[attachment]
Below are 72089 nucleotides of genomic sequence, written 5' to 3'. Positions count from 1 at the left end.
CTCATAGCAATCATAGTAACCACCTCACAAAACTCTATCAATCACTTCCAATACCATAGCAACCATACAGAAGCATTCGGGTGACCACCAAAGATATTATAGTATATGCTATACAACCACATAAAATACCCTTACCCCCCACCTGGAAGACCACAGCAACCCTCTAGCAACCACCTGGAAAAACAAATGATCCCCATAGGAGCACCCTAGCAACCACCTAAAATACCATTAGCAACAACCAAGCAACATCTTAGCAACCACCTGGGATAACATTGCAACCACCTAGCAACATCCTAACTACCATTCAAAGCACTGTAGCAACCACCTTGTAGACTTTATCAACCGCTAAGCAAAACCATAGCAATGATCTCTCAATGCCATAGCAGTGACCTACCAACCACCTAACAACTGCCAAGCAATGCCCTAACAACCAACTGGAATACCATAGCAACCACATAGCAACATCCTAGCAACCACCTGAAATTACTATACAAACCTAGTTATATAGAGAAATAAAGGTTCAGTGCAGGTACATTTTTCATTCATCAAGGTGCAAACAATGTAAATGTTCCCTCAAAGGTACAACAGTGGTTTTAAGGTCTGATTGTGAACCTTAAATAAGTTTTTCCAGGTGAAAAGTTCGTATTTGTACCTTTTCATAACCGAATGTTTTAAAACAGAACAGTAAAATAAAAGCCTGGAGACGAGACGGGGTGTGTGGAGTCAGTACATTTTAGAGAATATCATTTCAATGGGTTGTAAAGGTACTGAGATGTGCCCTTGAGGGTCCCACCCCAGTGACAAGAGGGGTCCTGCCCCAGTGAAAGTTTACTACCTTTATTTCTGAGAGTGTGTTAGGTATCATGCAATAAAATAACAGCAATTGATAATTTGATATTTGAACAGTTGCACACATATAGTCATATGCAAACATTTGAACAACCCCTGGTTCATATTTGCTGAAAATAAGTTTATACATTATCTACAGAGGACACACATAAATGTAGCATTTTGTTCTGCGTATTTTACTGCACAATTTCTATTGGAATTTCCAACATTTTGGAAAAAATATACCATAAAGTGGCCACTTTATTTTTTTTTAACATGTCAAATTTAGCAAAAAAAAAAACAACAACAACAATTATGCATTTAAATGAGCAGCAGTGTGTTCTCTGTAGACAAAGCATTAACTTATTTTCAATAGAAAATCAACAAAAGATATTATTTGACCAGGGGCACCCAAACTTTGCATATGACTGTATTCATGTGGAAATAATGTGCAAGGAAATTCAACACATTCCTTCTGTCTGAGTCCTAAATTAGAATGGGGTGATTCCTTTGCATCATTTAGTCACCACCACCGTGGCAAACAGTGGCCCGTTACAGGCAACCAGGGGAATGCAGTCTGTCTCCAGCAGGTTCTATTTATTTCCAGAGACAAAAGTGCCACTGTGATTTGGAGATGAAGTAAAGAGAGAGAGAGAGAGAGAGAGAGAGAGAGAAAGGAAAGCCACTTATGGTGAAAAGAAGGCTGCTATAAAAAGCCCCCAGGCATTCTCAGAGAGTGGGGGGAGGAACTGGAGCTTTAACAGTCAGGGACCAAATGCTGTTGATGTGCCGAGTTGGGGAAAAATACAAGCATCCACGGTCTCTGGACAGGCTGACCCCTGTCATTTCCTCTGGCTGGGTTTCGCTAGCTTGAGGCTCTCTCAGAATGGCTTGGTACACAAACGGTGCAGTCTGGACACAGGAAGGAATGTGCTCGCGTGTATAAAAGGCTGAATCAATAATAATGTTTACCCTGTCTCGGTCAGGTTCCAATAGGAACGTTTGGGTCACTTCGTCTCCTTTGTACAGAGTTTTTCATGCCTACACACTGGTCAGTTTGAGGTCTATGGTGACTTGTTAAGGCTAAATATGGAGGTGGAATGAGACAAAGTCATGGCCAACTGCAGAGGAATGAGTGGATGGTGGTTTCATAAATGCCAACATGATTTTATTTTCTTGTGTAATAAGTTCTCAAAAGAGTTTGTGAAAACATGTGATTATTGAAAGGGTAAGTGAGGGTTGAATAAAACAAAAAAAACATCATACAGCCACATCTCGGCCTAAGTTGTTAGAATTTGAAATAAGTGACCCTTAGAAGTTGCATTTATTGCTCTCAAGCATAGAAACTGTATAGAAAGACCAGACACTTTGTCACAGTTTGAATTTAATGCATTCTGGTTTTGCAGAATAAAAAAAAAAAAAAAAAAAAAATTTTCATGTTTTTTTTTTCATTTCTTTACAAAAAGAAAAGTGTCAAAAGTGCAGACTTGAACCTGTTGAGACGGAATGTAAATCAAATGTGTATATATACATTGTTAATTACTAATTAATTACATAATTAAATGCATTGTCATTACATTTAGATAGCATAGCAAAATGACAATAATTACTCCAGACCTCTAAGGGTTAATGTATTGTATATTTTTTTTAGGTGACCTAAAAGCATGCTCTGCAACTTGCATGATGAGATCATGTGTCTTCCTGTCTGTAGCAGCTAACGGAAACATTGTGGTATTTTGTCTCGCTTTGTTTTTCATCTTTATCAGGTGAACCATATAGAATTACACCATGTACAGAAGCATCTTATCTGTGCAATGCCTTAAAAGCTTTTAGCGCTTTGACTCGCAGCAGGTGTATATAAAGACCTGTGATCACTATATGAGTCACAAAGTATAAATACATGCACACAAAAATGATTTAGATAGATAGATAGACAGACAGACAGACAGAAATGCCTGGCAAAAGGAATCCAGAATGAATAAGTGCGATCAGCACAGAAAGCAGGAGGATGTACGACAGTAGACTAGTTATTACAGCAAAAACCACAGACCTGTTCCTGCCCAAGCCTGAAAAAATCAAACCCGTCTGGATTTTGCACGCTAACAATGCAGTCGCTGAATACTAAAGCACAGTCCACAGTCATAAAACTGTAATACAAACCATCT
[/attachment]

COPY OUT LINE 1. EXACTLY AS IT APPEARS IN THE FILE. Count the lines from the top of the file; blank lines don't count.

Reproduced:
Below are 72089 nucleotides of genomic sequence, written 5' to 3'. Positions count from 1 at the left end.